By Jim Mackney

Jane, directed by Brett Morgen, is a documentary focusing on the life and groundbreaking work of Dr. Jane Goodall, touching upon her marital life, the raising of her son Hugo, and her latter years. Dr. Goodall’s work with chimpanzees has been widely documented in film and literature, but here her work seems more immediate and engaging than in previous offerings.

Jane is an interesting documentary, one that was made slightly fortuitously with the discovery of a treasure trove of previously thought lost 16mm colour video of Jane’s time in Gombe, Tanzania. This original footage, mostly shot by Jane’s ex-husband and nature filmmaker, Hugo van Lawick, is excellent, and has been lovingly restored and manipulated by Morgen. Lawick’s ability is clear, and although the images are nothing new if you have seen any Attenborough documentaries, they still have a particular zip to them that invokes the usual feeling. What makes the original footage effective is rhythmic and concise editing by Joe Beshenkovsky, whose eye for detail and use of cut-aways of the chimpanzee’s behaviour is excellent in driving the narrative. There are a little too many montages that feel like filler but overall they don’t slow the pace of the documentary.

This is the story of the self-proclaimed “strange white ape” who, according to Goodall herself, “at the time wanted to do things which men did and women didn’t” and it is clear to see why her story has been told so frequently; her discoveries around man’s four legged forefathers in modern science are unparalleled.

Dr. Goodall was chosen for the project because she precisely didn’t have a science degree level education, and was not already clouded by the leading thoughts of the time; she went on to make headlines around the world with her discoveries. This comes across during the film as an added bonus with Dr. Goodall stating, “going to Africa, living with animals. That’s all I ever thought about”.

There is a human streak to the film that is unwavering in it’s portrayal of Goodall, who we see living the life she always wanted whatever complications arose. These complications at times refer to the breakdown of her marriage to Lawick and the difficulty in raising her son in the forests of Tanzania, but this does not cause the same emotional reaction in Dr. Goodall than when her beloved chimpanzees are struck down with illness. It is as if Dr. Goodall is able to compartmentalise that other side to her life – her mothering side – but not the side in which she is researcher and scientist. It was an interesting moment in the film, and one that stuck with me longer than any of the other ‘discoveries’, many of which are now common knowledge thanks to her work.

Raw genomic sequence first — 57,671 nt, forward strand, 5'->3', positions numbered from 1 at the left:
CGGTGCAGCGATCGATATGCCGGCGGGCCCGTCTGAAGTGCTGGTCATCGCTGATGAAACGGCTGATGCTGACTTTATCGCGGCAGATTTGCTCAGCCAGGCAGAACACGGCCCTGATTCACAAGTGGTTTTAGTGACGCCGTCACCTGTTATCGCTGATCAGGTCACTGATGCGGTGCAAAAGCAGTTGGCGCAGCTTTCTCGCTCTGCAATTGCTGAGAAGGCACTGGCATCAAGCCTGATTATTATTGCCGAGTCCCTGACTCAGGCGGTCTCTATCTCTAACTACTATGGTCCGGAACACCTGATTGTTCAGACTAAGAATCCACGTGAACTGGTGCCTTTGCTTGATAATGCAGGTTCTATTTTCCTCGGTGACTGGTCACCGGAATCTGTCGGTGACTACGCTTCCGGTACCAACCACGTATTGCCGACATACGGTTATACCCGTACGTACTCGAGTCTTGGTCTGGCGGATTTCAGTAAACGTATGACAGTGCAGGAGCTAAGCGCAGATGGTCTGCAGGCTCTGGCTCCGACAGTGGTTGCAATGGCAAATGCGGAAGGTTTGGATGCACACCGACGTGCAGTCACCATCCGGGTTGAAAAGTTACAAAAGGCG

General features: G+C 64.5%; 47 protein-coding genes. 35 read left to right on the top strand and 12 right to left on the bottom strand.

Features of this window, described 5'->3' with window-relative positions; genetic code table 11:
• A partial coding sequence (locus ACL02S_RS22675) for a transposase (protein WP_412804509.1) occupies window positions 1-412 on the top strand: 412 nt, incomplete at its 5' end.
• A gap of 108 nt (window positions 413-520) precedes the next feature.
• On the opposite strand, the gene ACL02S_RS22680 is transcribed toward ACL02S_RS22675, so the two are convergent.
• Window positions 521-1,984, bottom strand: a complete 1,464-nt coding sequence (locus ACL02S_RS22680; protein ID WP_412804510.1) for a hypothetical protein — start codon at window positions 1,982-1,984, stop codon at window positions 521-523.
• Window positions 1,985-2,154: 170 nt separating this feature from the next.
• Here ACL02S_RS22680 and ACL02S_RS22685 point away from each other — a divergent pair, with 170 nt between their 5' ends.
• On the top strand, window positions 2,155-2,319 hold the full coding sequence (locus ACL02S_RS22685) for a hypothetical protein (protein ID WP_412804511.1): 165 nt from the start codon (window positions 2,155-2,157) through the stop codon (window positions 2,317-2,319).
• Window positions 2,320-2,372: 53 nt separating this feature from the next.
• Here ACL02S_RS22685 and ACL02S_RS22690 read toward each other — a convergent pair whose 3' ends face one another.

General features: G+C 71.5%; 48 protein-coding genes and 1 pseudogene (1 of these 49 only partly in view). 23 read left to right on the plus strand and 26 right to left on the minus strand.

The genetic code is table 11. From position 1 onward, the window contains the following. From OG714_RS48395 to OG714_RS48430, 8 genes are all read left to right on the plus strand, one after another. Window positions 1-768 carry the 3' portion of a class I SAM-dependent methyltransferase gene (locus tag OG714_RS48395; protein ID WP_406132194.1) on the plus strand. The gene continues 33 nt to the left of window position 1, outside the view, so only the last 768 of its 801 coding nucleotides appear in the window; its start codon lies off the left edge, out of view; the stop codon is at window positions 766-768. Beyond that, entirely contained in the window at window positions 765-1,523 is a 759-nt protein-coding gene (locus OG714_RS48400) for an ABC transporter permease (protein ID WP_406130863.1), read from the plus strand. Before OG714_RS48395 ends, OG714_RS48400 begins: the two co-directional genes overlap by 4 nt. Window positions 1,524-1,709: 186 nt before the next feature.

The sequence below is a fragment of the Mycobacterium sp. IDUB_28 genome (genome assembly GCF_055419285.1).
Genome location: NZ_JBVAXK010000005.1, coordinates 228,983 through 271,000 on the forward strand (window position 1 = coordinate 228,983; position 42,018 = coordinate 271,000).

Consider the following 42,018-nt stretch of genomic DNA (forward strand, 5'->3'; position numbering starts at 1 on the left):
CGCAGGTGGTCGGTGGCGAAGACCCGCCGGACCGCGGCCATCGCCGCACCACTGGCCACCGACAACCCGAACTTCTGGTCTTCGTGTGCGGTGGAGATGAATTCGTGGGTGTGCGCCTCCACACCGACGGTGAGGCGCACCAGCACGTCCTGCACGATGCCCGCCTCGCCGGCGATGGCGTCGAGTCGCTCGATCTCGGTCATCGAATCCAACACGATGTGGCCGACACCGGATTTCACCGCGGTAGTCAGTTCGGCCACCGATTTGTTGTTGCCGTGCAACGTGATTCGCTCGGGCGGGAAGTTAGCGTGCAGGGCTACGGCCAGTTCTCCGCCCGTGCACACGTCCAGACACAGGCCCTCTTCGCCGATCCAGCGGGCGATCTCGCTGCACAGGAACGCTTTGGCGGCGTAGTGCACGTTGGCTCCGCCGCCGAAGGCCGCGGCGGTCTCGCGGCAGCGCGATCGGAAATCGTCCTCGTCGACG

Goodall is an engaging screen presence throughout, looking every bit the unexpected-movie star in the original footage and her determined, content self in the modern day interview. Dr. Goodall’s reading of her own book guides the narration, giving key insight in to the footage alongside Philip Glass’s sonorous score. These elements build the documentary to slightly more than the sum of its parts, but in effect the film is guided completely by the interesting and interested eponymous star at its heart.

Jane is released in cinemas on Nov. 24th


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